This article is mainly adressed to our non-German speaking readers and our friends we’ve met during our trip(s) through Asia. Today I would like to introduce you to some German Christmas customs and give you some impressions from our new/old hometown (where we eventually went back just a couple of weeks ago): Dresden. You have to know: Dresden is going mad about Christmas. As a 500,000 inhabitants city it always proclaims itself as the German Christmas capital (now, you may laugh, my East Asian friends). But it’s true. The magic sweet Christmas moments in Dresden might be one of the best experiences you could make if you are aiming to explore the German customs and tastes during this season. So here we go!
Between mulled wine and grilled sausage at the oldest Christmas fair in the world
The first fact you should know, my dear Dresden Christmas tourist, is that the so called Striezelmarkt is not only the biggest Christmas fair in town but seems to have the oldest tradition in Germany. Since over 579 years this annuel event is held in town during December. Besides that traditional heavy weight you have the pleasure these days to choose between not less than 10 (!) different Christmas markets in town.
So what is it about this Christmas market thing? I can just recommend you to go there, taste and smell the Christmas odeur (it’s something between mulled (Glühwein), candied almonds (Gebrannte Mandeln) and grilled sausage (Rostbratwurst). But for your own safety give yourself a limit concerning how much money you’ll spend…
Besides loads of heavy snacks and (non) alcoholic hot and cold drinks you can have a look to the other market stands which sell their more or less handmade objects. May that be typical traditional Christmas decorations, selfmade jams or soaps or candles, cute toys, warm woolen winter socks and hats, jewellery, art work or other brummagem. You may find a nice Christmas present for the folks back home for sure.
Seasonal tooth – it’s all about the Stollen
Honestly, what is Christmas in Dresden about? It’s the (Christ-) Stollen which forms the religion in this area. A Stollen is a bread shaped pastry, in taste and consistence something between a bread and a cake. The firm yeast dough is filled with spices like cinnamon, dried fruits, mainly dried raisins, sometimes marzipan, sometimes almonds, sometimes poppy seeds and everything is topped with a layer of butter and powder sugar. It’s sweet but not too sweet. And there are many different types for every taste. To make such a Stollen on your own is very complexe. Respect to all of those who do that. Most people buy it in a bakery shop (or even supermarket).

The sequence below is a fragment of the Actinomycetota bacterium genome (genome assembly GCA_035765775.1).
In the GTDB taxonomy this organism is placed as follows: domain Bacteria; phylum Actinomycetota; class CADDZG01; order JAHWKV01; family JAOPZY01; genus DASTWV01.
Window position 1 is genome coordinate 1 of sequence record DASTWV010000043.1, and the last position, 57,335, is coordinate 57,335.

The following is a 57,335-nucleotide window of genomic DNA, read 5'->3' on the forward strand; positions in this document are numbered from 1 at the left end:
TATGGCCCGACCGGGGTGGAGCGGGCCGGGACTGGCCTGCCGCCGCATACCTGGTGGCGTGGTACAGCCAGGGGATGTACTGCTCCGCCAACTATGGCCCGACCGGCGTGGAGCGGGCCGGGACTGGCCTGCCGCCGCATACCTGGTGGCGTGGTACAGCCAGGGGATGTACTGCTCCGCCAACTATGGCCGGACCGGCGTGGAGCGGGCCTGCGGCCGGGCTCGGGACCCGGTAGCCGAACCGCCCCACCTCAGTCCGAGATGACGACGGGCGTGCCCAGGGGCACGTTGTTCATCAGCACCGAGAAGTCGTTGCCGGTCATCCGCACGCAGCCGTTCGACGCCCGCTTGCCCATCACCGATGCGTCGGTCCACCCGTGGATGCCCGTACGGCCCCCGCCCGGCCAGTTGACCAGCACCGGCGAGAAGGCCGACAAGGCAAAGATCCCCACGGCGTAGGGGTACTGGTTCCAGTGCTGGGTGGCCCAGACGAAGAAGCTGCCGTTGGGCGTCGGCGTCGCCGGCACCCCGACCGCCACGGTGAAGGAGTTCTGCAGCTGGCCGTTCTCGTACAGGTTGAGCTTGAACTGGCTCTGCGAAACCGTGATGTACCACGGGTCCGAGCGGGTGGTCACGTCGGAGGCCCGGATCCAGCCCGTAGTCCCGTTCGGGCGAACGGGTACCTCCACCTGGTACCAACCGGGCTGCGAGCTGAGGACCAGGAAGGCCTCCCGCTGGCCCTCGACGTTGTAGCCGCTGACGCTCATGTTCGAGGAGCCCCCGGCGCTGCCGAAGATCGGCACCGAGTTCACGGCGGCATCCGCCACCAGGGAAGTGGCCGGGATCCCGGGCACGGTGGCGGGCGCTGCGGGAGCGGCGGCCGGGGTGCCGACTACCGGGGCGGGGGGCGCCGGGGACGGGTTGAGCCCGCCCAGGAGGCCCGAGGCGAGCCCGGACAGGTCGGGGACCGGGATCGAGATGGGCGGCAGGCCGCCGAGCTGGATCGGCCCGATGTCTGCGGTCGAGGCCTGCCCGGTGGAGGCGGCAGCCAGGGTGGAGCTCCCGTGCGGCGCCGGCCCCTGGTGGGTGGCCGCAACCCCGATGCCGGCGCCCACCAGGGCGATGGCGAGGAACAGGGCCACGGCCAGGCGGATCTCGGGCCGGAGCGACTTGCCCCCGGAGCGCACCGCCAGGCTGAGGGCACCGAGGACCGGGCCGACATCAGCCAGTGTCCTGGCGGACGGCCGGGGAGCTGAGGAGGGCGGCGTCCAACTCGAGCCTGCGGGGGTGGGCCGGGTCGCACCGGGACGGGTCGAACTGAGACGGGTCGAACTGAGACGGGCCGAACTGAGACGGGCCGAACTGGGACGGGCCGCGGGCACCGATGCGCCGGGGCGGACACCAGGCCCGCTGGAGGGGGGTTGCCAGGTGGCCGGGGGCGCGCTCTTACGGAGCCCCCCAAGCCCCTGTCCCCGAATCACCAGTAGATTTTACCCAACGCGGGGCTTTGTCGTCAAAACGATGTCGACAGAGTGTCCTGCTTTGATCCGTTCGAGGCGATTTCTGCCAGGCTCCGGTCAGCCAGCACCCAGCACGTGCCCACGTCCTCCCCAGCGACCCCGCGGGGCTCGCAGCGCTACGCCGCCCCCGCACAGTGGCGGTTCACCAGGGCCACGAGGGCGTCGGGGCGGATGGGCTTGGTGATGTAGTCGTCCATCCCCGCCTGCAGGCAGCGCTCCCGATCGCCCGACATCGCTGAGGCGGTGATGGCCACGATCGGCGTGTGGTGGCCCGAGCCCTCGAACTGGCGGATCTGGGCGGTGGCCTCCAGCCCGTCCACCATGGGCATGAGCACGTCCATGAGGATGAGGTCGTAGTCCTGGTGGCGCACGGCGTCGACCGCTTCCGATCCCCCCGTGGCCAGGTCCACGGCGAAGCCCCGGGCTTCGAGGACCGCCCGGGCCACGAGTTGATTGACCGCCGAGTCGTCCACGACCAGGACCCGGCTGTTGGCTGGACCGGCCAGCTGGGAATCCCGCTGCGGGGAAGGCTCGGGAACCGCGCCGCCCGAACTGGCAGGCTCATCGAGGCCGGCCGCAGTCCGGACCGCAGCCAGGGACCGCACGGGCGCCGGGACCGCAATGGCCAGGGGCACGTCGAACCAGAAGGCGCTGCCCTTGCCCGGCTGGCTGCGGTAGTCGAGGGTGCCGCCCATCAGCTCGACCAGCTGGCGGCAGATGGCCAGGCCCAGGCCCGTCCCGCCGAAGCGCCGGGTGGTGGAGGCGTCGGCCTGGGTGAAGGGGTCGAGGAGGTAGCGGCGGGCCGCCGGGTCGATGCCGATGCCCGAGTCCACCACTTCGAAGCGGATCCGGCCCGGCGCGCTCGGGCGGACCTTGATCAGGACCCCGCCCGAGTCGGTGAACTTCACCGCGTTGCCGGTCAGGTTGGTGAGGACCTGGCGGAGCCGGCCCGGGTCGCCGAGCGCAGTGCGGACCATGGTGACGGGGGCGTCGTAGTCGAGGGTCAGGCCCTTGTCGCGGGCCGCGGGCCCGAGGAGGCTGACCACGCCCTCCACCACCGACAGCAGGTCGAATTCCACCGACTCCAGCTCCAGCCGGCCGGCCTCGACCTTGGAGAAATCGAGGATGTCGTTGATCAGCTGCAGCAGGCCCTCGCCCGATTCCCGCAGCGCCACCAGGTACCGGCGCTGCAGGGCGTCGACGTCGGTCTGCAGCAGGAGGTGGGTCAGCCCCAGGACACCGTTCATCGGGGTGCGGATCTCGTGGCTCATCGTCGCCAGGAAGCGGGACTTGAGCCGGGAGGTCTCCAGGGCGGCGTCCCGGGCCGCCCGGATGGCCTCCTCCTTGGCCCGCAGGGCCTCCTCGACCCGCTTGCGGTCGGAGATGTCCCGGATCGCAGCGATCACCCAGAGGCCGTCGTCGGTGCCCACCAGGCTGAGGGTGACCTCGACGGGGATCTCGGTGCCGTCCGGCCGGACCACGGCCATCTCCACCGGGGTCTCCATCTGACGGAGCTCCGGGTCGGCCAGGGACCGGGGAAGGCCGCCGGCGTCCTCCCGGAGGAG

Many bakery companies in Dresden proclaim for themselves a long tradition of making Stollen. It’s all about taste …and reputation, well marketing. And as I already told you: Dresden is the capital (it says). Try to type „Dresdner Stollen“ into Google… So every year, it is still autumn, the Stollen bakers start baking this speciality. With the beginning of the Christmas season in Dezember there is even a own Stollen festival with Stollen procession, Stollen princess and a huge big Stollen is been presented by the Stollen makers and eaten by the people. Try the Dresdner Christstollen on your own! You can also buy very small ones or just a slice. It is best accompanied by a pot of mulled wine by the way. Yummy!
But your sweet tooth will not only be satisfied with the Stollen. There are many more pastries and candies during Christmas time. To complete this with one of my favorites: taste the Pulsnitzer Pfefferkuchen (gingerbread) wich are made in the nearby small town of Pulsnitz, east of Dresden, and also have a looong tradition. I prefer the so called Gefüllte Spitzen, small gingerbread bites filled with fruit jam. Enjoy!
For health’s sake, I have to abandon the food issue… Of course there are many more customs and things which make Christmas season special. These days the churches enjoy many visitors. More than usual to be honest. It’s mainly because of the Christmas concerts and nativity plays which are performed in beautiful illuminated churches. One of the big concerts is Bach’s Christmas Oratorio, in a whole 3 hours long. ‚His‘ city Leipzig is not far away from Dresden. Maybe you recognize some of this famous melodies of the oratorio.
Finally (almost) every house, every flat is illuminated and decorated during December/January. People put illuminated ornaments into their windows. You will mostly see stars (Herrenhuter Sterne) and bows (Erzgebirgischer Schwibbogen). The main colour is more a warm yellow-orange. The Anglo-American / even Asian preference for excited bling bling is not so popular. So last but not least some more impressions from Christmas in Dresden and nearby, Germany:
And when are you going to visit Dresden? This list of Christmas customs is still not completed…
At least please apologize my English in case there might be some mistakes…
Have a nice Christmas time!